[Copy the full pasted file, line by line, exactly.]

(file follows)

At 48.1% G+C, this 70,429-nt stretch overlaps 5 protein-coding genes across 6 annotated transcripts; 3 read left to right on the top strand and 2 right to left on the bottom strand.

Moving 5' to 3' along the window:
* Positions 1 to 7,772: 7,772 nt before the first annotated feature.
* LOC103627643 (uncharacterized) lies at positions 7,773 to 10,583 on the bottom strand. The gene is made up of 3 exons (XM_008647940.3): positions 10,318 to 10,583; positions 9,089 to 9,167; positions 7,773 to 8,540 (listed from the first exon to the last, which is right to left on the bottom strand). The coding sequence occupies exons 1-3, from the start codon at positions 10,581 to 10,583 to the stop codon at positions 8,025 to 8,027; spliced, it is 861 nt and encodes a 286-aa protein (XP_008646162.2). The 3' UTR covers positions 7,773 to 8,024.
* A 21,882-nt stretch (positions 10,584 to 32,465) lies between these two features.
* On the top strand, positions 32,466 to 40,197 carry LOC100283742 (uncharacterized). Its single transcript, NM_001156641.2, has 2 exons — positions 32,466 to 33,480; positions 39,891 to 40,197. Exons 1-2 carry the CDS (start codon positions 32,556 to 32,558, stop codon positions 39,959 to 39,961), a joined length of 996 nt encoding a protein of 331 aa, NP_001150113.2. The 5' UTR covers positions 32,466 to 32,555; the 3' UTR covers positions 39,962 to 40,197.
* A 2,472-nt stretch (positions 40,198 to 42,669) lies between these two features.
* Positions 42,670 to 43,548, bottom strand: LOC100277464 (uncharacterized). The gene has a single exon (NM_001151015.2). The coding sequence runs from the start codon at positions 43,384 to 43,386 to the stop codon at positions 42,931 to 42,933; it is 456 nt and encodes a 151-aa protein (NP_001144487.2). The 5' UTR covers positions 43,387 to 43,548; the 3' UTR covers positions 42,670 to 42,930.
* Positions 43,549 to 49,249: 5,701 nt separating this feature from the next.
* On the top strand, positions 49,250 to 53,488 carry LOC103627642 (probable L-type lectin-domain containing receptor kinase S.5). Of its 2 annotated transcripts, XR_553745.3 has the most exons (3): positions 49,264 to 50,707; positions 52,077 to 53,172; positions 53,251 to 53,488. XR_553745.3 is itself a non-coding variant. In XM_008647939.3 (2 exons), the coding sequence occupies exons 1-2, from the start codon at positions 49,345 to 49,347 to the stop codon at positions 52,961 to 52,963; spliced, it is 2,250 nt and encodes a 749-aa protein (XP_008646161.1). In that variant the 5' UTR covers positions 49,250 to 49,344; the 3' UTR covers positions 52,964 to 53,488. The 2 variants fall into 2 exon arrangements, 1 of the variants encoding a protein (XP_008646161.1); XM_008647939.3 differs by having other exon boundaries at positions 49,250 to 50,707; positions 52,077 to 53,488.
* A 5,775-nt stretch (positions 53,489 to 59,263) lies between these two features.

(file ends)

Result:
At 48.1% G+C, this 70,429-nt stretch overlaps 5 protein-coding genes across 6 annotated transcripts; 3 read left to right on the top strand and 2 right to left on the bottom strand.

Moving 5' to 3' along the window:
* Positions 1 to 7,772: 7,772 nt before the first annotated feature.
* LOC103627643 (uncharacterized) lies at positions 7,773 to 10,583 on the bottom strand. The gene is made up of 3 exons (XM_008647940.3): positions 10,318 to 10,583; positions 9,089 to 9,167; positions 7,773 to 8,540 (listed from the first exon to the last, which is right to left on the bottom strand). The coding sequence occupies exons 1-3, from the start codon at positions 10,581 to 10,583 to the stop codon at positions 8,025 to 8,027; spliced, it is 861 nt and encodes a 286-aa protein (XP_008646162.2). The 3' UTR covers positions 7,773 to 8,024.
* A 21,882-nt stretch (positions 10,584 to 32,465) lies between these two features.
* On the top strand, positions 32,466 to 40,197 carry LOC100283742 (uncharacterized). Its single transcript, NM_001156641.2, has 2 exons — positions 32,466 to 33,480; positions 39,891 to 40,197. Exons 1-2 carry the CDS (start codon positions 32,556 to 32,558, stop codon positions 39,959 to 39,961), a joined length of 996 nt encoding a protein of 331 aa, NP_001150113.2. The 5' UTR covers positions 32,466 to 32,555; the 3' UTR covers positions 39,962 to 40,197.
* A 2,472-nt stretch (positions 40,198 to 42,669) lies between these two features.
* Positions 42,670 to 43,548, bottom strand: LOC100277464 (uncharacterized). The gene has a single exon (NM_001151015.2). The coding sequence runs from the start codon at positions 43,384 to 43,386 to the stop codon at positions 42,931 to 42,933; it is 456 nt and encodes a 151-aa protein (NP_001144487.2). The 5' UTR covers positions 43,387 to 43,548; the 3' UTR covers positions 42,670 to 42,930.
* Positions 43,549 to 49,249: 5,701 nt separating this feature from the next.
* On the top strand, positions 49,250 to 53,488 carry LOC103627642 (probable L-type lectin-domain containing receptor kinase S.5). Of its 2 annotated transcripts, XR_553745.3 has the most exons (3): positions 49,264 to 50,707; positions 52,077 to 53,172; positions 53,251 to 53,488. XR_553745.3 is itself a non-coding variant. In XM_008647939.3 (2 exons), the coding sequence occupies exons 1-2, from the start codon at positions 49,345 to 49,347 to the stop codon at positions 52,961 to 52,963; spliced, it is 2,250 nt and encodes a 749-aa protein (XP_008646161.1). In that variant the 5' UTR covers positions 49,250 to 49,344; the 3' UTR covers positions 52,964 to 53,488. The 2 variants fall into 2 exon arrangements, 1 of the variants encoding a protein (XP_008646161.1); XM_008647939.3 differs by having other exon boundaries at positions 49,250 to 50,707; positions 52,077 to 53,488.
* A 5,775-nt stretch (positions 53,489 to 59,263) lies between these two features.